Motorists abandon many cars on Beltway, other roads

December 28, 1990|By Richard Irwin | Richard Irwin,Evening Sun Staff

Numerous cars left abandoned overnight on the Baltimore Beltway and along other major roads today proved to be a major legacy of yesterday's snowstorm.

Any cars still there today stood a good chance of being towed away, said State Police, who wouldn't even begin to estimate the number of cars left alongside -- and sometimes on -- the roads.

Police said the Beltway between Loch Raven Boulevard and Falls Road was full of cars left overnight on the shoulders and near exit ramps on both sides when their owners were unable to proceed.

"They're all over the place," said a trooper.

Tow trucks had a field day yesterday and last night removing stalled or abandoned vehicles from area highways during the storm.

Even during the storm, vehicles had to be towed away or pushed to the shoulders to give snow plows and salt spreaders plenty of room to operate so that today's rush-hour traffic into the city could move a little more smoothly, said a State Police communications officer.

Unable to navigate the traffic-choked and snow-covered interstates, many motorists simply left their cars, locked the doors and made it home by shank's mare.

Some returned later to find their cars had been towed away.

Police said the cars were towed only if they impeded traffic or prevented the plows from pushing snow onto the shoulders.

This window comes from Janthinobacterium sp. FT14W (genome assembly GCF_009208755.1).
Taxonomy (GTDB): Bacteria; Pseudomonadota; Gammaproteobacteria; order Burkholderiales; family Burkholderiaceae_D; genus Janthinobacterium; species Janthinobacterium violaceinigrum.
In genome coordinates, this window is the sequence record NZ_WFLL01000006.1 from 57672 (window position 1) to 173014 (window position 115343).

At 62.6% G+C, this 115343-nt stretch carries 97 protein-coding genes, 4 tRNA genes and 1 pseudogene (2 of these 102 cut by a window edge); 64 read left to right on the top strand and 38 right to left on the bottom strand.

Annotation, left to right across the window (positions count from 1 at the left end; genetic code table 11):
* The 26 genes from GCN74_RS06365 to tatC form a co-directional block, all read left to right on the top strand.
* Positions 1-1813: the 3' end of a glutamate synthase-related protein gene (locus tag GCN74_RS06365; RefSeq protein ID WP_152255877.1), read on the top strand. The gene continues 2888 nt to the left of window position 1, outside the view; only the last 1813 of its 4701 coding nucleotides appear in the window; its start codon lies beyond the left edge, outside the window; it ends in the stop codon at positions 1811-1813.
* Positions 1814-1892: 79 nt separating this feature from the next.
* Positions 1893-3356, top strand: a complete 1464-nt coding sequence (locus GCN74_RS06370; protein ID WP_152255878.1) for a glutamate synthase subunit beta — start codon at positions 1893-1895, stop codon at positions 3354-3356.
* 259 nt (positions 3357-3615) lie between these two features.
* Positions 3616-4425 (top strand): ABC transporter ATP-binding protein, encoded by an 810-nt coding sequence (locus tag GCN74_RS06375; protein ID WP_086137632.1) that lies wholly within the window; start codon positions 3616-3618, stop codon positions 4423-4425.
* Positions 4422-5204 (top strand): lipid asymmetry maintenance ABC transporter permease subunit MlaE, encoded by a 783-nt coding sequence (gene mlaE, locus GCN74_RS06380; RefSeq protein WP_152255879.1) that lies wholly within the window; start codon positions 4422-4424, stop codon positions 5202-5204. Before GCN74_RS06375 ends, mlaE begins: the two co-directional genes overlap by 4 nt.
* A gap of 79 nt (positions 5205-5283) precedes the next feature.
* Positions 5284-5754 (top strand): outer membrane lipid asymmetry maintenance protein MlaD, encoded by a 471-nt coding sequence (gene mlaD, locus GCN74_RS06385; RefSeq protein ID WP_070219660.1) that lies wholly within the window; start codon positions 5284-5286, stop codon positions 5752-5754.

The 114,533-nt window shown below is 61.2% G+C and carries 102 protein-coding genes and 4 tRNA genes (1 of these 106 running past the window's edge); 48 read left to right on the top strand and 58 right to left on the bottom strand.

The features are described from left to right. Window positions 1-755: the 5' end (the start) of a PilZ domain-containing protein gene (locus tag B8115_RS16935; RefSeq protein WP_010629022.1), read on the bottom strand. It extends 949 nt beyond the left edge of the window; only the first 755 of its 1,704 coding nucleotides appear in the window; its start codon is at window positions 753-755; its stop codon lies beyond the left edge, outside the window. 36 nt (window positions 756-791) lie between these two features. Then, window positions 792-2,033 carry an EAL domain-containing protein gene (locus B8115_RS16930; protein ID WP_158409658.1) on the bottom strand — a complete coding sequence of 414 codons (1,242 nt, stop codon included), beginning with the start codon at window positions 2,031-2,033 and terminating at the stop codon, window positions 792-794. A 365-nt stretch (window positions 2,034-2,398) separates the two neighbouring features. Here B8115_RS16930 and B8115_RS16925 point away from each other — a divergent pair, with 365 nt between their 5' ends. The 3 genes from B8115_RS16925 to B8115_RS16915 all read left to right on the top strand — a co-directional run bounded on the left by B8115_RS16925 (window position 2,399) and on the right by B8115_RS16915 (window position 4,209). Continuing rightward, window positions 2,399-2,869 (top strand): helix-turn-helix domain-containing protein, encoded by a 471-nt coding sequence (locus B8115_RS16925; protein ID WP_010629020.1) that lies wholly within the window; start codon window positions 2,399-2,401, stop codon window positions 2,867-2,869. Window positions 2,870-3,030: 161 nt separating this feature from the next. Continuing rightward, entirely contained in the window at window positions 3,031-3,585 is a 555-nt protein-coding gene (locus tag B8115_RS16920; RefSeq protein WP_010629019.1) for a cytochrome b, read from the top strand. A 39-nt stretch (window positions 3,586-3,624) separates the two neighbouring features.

Before towing an abandoned vehicle, the State Police first try to contact the motorist who left it.

"We try to cooperate with the public as much as possible," a state trooper said.

The trooper said the barracks has a list of towing companies licensed by Baltimore County and if the State Highway Administration requests that cars be towed, the officers call the companies in rotating order.

City police had their own hands full when northbound traffic on the Jones Falls Expressway was slowed to a crawl for several hours during the storm by motorists whose cars did not have the proper tires for navigating in snow and couldn't make it up the exit ramps at Falls Road or Northern Parkway.

Several of those cars had to be towed away, police said, to make room for the plows.

"They were backed up and parked at crazy angles down past the Cold Spring Lane overpass," said a city police officer.

Traffic along westbound Northern Parkway between Sinai Hospital and the JFX came to a stop during the storm when vehicles couldn't navigate the grade.

Eventually, some of the cars were shoved aside or driven off when the plows and salt trucks got through and cleared a path.

Abandoned cars today lined both sides of the Belvedere hill portion of Northern Parkway between Falls Road and Roland Avenue, always a trouble spot during snow storms. The road was shut completely for several hours last night.

In Baltimore County, some 200 cars were stalled by the weather on slick and curvy Jarrettsville Pike between Dulaney Valley Road and Merryman's Lane between 9:45 and 11 p.m.

Nearly a dozen were towed away, thus making it possible for road crews and their heavy equipment to clear the snow.

On Greenspring Avenue north of Greenspring Valley Road, a Mass Transit Administration bus stalled at the bottom of a snow-covered curve on a steep hill. Several cars also were left along the road there. Road flares were put out at the top of the hill to warn motorists.

Anne Arundel County police said driving conditions improved as the evening wore on and most motorists arrived home with their cars.

Only a few vehicles were towed away, police there said.

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